Researchers reporting in ACS’ Environmental Science & Technology have analyzed more than 25 years of Antarctic data, finding that ozone concentrations near the ground arose from both natural and human-related sources.
A new study published in the Environmental Health Perspectives connects insulin resistance and repetitive ozone exposure to the development of interstitial lung disease.
Four Rutgers professors have been named fellows of the American Association for the Advancement of Science (AAAS), an honor given to AAAS members by their peers. They join 485 other new AAAS fellows as a result of their scientifically or socially distinguished efforts to advance science or its applications. A virtual induction ceremony is scheduled for Feb. 13, 2021.
U.S. pollution regulations meant to protect humans from dirty air are also saving birds. So concludes a new continentwide study published today in The Proceedings of the National Academy of Sciences. Study authors found that improved air quality under a federal program to reduce ozone pollution may have averted the loss of 1.5 billion birds during the past 40 years.
In Salt Lake City schools, absences rise when the air quality worsens, and it’s not just in times of high pollution or “red” air quality days—even days following lower levels of pollutions saw increased absences.
Astronomers used Hubble during a total lunar eclipse to detect ozone in our planet’s atmosphere by looking at Earthlight reflected off the Moon in ultraviolet wavelengths. This method serves as a proxy for how astronomers will observe Earth-like exoplanets in search of life.
A new study shows that ozone gas, a highly reactive chemical composed of three oxygen atoms, could provide a safe means for disinfecting certain types of personal protective equipment that are in high demand for shielding health care personnel from Covid-19.
Using air quality data from U.S. Environmental Protection Agency monitors across the U.S., a UW-led team looked for changes in two common pollutants over the course of 2020.
The American Thoracic Society is extremely concerned with today’s announcement about changes in how the EPA evaluates the costs and benefits of environmental policy. While the details of economic analysis of environmental regulations are complex, the guiding principle is remarkably simple: compare all the costs and benefits of agency actions. The proposed changes in how costs and benefits are evaluated will sufficiently degrade the credibility of economic analysis conducted at the EPA to the point that it is no longer able to function as an objective policy analysis tool.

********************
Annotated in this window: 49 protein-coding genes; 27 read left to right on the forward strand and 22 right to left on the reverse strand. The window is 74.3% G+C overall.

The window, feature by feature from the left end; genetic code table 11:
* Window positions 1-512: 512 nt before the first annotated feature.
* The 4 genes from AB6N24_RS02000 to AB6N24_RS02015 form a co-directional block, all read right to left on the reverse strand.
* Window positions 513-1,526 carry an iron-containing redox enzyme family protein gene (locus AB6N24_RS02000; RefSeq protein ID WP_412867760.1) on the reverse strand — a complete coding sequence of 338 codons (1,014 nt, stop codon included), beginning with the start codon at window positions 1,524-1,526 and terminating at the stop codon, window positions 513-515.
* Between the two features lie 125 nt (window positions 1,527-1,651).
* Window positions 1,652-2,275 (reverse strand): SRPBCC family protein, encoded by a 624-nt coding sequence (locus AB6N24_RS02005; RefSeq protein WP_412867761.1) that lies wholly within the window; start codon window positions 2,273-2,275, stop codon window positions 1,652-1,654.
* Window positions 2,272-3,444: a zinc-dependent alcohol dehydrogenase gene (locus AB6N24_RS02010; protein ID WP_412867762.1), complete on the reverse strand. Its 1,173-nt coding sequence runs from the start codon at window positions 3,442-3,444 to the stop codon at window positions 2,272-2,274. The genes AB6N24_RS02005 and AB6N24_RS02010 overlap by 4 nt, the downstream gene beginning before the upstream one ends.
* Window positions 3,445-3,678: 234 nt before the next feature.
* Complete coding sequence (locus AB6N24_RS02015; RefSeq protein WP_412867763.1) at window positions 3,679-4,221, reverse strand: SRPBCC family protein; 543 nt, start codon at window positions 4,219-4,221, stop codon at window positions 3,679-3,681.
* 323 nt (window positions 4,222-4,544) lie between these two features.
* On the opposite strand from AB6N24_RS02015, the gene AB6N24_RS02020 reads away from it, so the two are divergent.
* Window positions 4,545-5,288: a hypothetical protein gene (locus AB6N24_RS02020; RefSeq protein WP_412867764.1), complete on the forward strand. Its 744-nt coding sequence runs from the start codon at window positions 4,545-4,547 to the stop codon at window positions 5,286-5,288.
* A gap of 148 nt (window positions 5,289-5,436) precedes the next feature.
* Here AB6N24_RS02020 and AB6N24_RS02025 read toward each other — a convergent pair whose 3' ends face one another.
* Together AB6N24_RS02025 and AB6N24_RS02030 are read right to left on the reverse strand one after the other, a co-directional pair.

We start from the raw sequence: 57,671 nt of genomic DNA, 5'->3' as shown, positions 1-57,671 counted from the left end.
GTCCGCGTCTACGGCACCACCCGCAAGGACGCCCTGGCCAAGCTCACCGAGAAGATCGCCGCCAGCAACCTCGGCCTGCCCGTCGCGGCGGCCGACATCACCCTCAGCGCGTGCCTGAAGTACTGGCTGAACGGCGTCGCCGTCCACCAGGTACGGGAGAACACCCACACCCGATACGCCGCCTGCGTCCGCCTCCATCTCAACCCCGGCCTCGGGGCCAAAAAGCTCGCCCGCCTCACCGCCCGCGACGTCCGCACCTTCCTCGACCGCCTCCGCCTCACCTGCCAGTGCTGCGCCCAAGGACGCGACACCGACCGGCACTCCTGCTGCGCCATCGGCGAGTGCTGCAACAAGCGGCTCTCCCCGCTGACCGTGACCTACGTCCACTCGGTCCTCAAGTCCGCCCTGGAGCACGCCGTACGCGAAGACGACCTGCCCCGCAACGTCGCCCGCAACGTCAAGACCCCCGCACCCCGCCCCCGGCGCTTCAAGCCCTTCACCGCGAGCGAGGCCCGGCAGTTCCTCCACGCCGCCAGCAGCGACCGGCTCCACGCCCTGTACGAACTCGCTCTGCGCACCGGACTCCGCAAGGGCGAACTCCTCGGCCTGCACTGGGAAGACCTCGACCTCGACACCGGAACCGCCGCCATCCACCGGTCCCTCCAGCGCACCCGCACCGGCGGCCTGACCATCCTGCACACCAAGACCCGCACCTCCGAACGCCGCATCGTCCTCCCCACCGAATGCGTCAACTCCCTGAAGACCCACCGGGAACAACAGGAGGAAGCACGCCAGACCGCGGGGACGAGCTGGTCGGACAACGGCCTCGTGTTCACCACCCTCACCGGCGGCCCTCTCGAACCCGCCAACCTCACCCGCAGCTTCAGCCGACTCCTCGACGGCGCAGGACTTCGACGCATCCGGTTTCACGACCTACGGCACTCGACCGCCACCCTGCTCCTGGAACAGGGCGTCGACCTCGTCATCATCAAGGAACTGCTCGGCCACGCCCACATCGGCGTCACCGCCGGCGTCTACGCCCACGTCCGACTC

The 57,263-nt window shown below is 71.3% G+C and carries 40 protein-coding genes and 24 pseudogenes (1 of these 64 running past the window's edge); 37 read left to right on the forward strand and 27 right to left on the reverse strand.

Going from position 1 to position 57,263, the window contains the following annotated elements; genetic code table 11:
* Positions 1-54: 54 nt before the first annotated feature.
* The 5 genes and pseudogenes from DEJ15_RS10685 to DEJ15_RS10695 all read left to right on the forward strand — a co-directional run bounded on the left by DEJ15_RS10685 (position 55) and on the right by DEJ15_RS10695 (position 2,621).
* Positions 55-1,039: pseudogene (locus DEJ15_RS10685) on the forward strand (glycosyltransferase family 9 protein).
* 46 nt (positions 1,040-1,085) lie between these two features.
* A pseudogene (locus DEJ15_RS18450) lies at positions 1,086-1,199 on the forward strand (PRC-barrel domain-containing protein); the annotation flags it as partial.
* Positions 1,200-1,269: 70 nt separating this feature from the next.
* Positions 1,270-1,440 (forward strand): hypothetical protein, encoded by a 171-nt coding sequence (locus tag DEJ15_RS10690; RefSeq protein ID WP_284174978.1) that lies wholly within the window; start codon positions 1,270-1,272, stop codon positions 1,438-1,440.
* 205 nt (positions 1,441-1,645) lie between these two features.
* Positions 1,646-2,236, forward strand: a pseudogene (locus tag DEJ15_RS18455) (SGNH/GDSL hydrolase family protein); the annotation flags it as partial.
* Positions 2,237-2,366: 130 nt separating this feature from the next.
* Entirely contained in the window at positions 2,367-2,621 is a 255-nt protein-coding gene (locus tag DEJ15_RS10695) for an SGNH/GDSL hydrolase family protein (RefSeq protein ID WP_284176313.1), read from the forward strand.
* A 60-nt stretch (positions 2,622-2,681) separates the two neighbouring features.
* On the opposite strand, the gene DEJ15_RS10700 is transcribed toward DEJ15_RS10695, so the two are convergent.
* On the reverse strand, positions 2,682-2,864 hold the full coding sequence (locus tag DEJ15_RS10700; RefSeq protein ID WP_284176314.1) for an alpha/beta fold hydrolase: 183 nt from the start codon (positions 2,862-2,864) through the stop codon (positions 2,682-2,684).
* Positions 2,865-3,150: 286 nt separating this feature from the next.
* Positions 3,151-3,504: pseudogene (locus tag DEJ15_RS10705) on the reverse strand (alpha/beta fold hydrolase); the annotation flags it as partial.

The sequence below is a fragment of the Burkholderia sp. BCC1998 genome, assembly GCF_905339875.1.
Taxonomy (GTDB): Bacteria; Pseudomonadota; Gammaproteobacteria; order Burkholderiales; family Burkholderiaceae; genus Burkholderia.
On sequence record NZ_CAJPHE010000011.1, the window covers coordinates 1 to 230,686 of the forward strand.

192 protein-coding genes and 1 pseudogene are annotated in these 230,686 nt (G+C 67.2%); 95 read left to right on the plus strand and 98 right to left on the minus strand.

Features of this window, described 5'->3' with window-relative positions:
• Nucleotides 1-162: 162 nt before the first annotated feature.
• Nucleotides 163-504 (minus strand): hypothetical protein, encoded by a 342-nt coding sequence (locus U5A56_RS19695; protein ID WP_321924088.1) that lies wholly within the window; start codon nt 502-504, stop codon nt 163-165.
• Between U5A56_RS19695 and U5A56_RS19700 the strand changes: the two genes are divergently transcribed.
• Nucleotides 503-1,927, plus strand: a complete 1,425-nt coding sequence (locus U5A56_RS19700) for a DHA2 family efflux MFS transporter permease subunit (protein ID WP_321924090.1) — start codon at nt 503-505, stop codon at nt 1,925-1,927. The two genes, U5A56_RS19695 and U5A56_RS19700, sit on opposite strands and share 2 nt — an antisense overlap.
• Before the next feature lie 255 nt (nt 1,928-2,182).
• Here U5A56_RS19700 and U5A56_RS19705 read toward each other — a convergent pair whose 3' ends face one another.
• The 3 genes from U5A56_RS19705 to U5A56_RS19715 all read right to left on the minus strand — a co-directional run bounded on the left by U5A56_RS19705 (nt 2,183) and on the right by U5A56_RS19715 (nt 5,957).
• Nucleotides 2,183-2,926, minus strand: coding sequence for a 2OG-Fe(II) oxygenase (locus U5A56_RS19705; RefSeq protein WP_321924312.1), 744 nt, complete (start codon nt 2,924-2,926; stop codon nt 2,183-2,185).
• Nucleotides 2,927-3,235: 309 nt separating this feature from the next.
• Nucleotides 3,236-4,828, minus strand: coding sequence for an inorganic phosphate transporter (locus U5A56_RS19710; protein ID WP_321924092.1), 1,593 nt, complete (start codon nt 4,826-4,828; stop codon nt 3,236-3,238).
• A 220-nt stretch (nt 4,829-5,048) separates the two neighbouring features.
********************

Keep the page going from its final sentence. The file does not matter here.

Scientists have identified a new mechanism for the breakdown of the building blocks of cell membranes. The mechanism is based on autoxidation from the interaction of oxygen and hydroxyl free radicals and the subsequent chain reaction between hydroxyl radicals and the Criegee intermediates that form from atmospheric ozone.
HARC (Houston Advanced Research Center) announces research analysis to study effects of COVID-19, associated stay-at-home orders, and the subsequent effects on air quality. Specifically, the changes in air quality measuring nitrogen oxides (NOx); benzene, toluene, ethylbenzene, xylene (BTEX); and ground-level ozone (O3).
Berkeley Lab scientists have made a surprising discovery that could help explain our risk for developing chronic diseases or cancers as we get older, and how our food decomposes over time.
Policies and new technologies have reduced emissions of precursor gases that lead to ozone air pollution, but despite those improvements, the amount of ozone that plants are taking in has not followed the same trend, according to Florida State University researchers.
Over many years, exposure to the levels of ozone and other forms of pollution found in most U.S. cities and some rural communities can take a toll on a person’s health. Two studies led by Johns Hopkins researchers describe the impact of pollution on lung disease, particularly chronic obstructive pulmonary disease (COPD), in the U.S.
Tangles in courts and in Congress threaten emissions-related energy regulations and incentives. If these are lost, carbon emissions are projected to climb, and the fight against health-damaging ozone may lose traction, allowing it to resurge, too. An expert explains the legal messes.
The fight against harmful ozone is under legal threat. Air quality and carbon emissions regulations are currently in limbo in courts and congress, from core legislation from the 1970s to rules from the last U.S. administration. This study models the future losses in the fight to drive down respiratory-damaging, ground-level ozone if the regulations go away.